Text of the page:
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Does Class of Dietary Fat Affect Insulin Resistance?

This study has been completed.
Information provided by (Responsible Party):
Robert.H.Nelson, Mayo Clinic Identifier:
First received: February 21, 2012
Last updated: November 24, 2014
Last verified: November 2014

It has been shown that intravenous fatty acids given to normal volunteers in the form of heparin and lipid emulsions will cause insulin resistance in a matter of a few hours. It is not known if this same phenomenon can be demonstrated with oral fat. The investigators are specifically interested in whether or not there are differences in the induction of insulin resistance between the 3 main classes of fatty acids (saturated, monounsaturated and polyunsaturated).

The investigators also plan to evaluate endothelial dysfunction and blood pressure; both of which frequently accompany insulin resistance.

Condition Intervention
Insulin Resistance
Other: Dietary fat

Study Type: Interventional
Study Design: Allocation: Randomized
Intervention Model: Parallel Assignment
Masking: Open Label
Primary Purpose: Basic Science
Official Title: Insulin Resistance and Dietary Fat

Resource links provided by NLM:

Further study details as provided by Robert.H.Nelson, Mayo Clinic:

Primary Outcome Measures:
  • Change in Insulin Sensitivity from Baseline at Two Weeks [ Time Frame: Average of 2 weeks. ]
    Insulin sensitivity will be measured twice (once at baseline following a nasoduodenal infusion of saline for 6 hours; two weeks later following a nasoduodenal infusion of a vegetable oil high in one of 3 fatty acids for 6 hours) using a euglycemic, hyperinsulinemic clamp as described by R. DeFronzo. The actual measurement is expressed as a glucose infusion rate.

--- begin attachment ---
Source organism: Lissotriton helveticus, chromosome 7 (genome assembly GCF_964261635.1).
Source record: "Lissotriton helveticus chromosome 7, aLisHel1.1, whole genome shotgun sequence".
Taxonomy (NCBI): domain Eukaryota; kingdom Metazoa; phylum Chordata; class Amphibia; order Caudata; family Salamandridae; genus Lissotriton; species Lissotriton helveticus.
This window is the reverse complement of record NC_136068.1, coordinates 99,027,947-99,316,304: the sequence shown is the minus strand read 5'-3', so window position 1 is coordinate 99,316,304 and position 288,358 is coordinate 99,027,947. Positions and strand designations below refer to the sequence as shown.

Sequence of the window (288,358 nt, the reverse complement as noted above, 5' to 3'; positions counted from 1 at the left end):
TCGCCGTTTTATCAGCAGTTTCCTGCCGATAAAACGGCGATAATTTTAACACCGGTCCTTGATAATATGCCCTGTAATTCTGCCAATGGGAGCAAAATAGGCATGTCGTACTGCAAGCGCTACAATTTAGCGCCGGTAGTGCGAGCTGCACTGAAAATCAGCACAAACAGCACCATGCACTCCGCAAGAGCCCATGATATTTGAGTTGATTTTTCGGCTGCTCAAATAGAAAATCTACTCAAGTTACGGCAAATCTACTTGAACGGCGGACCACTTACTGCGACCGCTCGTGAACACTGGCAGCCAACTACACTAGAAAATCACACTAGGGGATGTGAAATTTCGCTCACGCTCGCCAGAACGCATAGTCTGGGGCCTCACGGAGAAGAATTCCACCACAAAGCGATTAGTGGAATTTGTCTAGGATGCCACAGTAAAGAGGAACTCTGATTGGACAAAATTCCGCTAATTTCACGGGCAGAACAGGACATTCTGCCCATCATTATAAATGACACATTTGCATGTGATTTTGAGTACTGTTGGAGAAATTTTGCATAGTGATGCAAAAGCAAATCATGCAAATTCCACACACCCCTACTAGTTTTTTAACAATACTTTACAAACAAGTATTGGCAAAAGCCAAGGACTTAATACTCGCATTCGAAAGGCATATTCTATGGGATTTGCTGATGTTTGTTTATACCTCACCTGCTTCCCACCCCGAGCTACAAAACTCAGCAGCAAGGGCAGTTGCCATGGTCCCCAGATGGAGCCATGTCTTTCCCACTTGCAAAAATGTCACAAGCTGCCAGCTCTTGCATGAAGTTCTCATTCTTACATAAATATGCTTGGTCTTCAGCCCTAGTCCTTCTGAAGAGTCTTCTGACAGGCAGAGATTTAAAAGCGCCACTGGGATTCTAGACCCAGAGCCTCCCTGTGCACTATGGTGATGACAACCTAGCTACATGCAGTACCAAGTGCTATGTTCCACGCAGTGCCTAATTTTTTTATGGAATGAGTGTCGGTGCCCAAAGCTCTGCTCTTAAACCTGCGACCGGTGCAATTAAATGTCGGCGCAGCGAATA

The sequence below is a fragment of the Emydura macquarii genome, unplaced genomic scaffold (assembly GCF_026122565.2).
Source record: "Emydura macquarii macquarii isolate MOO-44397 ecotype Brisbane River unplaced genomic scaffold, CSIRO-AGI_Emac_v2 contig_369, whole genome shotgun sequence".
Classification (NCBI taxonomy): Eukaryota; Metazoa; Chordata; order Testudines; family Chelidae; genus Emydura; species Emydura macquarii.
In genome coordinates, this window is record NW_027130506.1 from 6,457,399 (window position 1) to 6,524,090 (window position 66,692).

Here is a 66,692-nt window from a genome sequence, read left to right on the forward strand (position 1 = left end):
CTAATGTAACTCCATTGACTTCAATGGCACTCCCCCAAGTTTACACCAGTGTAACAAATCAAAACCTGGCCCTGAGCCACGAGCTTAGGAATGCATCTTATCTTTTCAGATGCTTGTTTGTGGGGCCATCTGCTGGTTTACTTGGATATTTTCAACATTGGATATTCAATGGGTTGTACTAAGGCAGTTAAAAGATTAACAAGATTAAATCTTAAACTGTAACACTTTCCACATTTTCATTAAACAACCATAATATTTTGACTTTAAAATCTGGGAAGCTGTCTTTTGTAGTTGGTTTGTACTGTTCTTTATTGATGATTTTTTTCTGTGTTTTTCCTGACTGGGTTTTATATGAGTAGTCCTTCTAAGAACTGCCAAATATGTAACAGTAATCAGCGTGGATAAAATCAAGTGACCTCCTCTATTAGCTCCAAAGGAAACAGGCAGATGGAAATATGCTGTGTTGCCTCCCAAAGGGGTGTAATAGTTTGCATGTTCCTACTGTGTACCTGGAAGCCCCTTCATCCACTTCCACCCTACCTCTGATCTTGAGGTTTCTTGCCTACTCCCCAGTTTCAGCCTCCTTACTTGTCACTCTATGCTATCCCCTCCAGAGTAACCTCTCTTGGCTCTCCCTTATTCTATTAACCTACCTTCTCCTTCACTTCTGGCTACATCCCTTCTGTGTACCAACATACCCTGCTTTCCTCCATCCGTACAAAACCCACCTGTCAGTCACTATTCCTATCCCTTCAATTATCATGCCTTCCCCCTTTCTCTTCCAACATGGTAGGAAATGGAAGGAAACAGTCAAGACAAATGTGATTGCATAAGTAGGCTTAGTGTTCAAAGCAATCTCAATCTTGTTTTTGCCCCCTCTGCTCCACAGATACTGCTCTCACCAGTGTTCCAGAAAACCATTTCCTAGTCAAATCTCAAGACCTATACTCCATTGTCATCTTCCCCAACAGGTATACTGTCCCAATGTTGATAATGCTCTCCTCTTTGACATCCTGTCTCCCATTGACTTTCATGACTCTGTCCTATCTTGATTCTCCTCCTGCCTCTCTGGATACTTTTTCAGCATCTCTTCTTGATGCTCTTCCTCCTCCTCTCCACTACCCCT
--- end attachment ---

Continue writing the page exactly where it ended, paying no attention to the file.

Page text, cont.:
Secondary Outcome Measures:
  • Change in Endothelial Function from Baseline at Two Weeks [ Time Frame: Average of two weeks ]
    Endothelial function will be measured by measuring the dilation of the brachial artery in the elbow following occlusion by a blood pressure cuff, which is then released. The actual measurement involves use of ultrasound by an investigator experienced with this technique.

  • Change in Systolic Blood Pressure at Two Weeks [ Time Frame: Average of two weeks ]
    Blood pressure will be measured using a standard automated blood pressure cuff. The measurements will be taken several times during each study day.

Enrollment: 24
Study Start Date: March 2012
Study Completion Date: February 2014
Primary Completion Date: February 2014 (Final data collection date for primary outcome measure)
Arms Assigned Interventions
Active Comparator: Saturated fat
Palm oil (rich in the saturated fat palmitate)
Other: Dietary fat
On the study day, each participant will receive 100 grams of a randomly assigned fat via a nasoduodenal tube. The oil will be infused at a rate of ~1 tablespoon per hour so that the total infusion time will be 6 hours.
Active Comparator: Monounsaturated fat
Olive oil (rich in the monounsaturated fat oleate)
Other: Dietary fat
On the study day, each participant will receive 100 grams of a randomly assigned fat via a nasoduodenal tube. The oil will be infused at a rate of ~1 tablespoon per hour so that the total infusion time will be 6 hours.
Active Comparator: Polyunsaturated fat
Safflower oil (rich in the polyunsaturated fat linoleate)
Other: Dietary fat